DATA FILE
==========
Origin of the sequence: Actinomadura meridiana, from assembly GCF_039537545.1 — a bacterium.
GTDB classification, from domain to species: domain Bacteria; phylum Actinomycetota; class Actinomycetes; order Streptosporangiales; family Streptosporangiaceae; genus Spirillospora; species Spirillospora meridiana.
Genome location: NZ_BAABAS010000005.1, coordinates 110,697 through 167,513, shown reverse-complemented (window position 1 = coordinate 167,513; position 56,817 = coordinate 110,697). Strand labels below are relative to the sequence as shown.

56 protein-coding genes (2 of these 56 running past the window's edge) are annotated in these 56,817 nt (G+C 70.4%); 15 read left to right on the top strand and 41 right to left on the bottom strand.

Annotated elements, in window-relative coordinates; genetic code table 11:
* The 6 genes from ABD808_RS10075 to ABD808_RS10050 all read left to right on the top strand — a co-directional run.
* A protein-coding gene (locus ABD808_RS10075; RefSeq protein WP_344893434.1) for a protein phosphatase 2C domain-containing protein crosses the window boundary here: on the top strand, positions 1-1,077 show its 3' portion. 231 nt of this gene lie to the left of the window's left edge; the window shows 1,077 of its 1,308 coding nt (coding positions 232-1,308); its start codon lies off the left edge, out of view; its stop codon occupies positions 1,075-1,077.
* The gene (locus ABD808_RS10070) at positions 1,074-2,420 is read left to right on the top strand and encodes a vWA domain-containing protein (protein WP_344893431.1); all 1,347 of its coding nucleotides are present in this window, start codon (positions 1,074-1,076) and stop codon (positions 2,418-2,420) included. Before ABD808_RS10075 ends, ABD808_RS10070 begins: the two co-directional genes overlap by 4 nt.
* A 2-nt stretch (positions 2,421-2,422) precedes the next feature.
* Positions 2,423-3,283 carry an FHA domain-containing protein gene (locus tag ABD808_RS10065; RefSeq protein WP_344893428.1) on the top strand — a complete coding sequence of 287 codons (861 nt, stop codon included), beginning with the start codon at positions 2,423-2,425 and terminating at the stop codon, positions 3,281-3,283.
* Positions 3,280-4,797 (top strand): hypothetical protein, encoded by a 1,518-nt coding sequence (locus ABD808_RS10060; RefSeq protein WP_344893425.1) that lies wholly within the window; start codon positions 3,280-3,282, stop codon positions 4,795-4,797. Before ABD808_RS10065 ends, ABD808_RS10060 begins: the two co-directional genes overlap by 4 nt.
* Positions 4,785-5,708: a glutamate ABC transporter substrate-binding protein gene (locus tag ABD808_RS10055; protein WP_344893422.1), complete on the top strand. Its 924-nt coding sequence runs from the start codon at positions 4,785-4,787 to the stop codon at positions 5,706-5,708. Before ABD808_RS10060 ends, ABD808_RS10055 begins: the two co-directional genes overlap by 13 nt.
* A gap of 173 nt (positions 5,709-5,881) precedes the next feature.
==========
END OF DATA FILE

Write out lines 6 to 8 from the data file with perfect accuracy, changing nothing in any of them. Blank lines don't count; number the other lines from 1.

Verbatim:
* The 6 genes from ABD808_RS10075 to ABD808_RS10050 all read left to right on the top strand — a co-directional run.
* A protein-coding gene (locus ABD808_RS10075; RefSeq protein WP_344893434.1) for a protein phosphatase 2C domain-containing protein crosses the window boundary here: on the top strand, positions 1-1,077 show its 3' portion. 231 nt of this gene lie to the left of the window's left edge; the window shows 1,077 of its 1,308 coding nt (coding positions 232-1,308); its start codon lies off the left edge, out of view; its stop codon occupies positions 1,075-1,077.
* The gene (locus ABD808_RS10070) at positions 1,074-2,420 is read left to right on the top strand and encodes a vWA domain-containing protein (protein WP_344893431.1); all 1,347 of its coding nucleotides are present in this window, start codon (positions 1,074-1,076) and stop codon (positions 2,418-2,420) included. Before ABD808_RS10075 ends, ABD808_RS10070 begins: the two co-directional genes overlap by 4 nt.